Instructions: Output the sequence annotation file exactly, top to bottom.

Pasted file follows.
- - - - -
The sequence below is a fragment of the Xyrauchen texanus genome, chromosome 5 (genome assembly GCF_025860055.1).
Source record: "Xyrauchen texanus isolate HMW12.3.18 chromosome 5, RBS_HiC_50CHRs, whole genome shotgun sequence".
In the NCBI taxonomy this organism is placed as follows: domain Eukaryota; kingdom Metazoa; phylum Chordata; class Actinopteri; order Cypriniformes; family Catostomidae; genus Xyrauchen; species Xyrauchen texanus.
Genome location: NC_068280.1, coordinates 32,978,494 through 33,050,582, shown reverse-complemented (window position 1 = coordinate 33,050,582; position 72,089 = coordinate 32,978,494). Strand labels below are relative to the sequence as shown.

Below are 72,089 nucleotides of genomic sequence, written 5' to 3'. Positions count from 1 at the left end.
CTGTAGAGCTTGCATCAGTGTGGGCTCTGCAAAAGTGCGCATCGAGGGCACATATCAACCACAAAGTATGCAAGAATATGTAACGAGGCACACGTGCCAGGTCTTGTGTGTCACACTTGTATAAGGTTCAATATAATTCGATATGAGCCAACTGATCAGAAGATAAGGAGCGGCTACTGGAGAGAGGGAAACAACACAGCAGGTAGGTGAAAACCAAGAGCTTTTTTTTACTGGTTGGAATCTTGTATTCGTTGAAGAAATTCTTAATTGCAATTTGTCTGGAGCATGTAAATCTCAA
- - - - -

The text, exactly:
The sequence below is a fragment of the Xyrauchen texanus genome, chromosome 5 (genome assembly GCF_025860055.1).
Source record: "Xyrauchen texanus isolate HMW12.3.18 chromosome 5, RBS_HiC_50CHRs, whole genome shotgun sequence".
In the NCBI taxonomy this organism is placed as follows: domain Eukaryota; kingdom Metazoa; phylum Chordata; class Actinopteri; order Cypriniformes; family Catostomidae; genus Xyrauchen; species Xyrauchen texanus.
Genome location: NC_068280.1, coordinates 32,978,494 through 33,050,582, shown reverse-complemented (window position 1 = coordinate 33,050,582; position 72,089 = coordinate 32,978,494). Strand labels below are relative to the sequence as shown.

Below are 72,089 nucleotides of genomic sequence, written 5' to 3'. Positions count from 1 at the left end.
CTGTAGAGCTTGCATCAGTGTGGGCTCTGCAAAAGTGCGCATCGAGGGCACATATCAACCACAAAGTATGCAAGAATATGTAACGAGGCACACGTGCCAGGTCTTGTGTGTCACACTTGTATAAGGTTCAATATAATTCGATATGAGCCAACTGATCAGAAGATAAGGAGCGGCTACTGGAGAGAGGGAAACAACACAGCAGGTAGGTGAAAACCAAGAGCTTTTTTTTACTGGTTGGAATCTTGTATTCGTTGAAGAAATTCTTAATTGCAATTTGTCTGGAGCATGTAAATCTCAA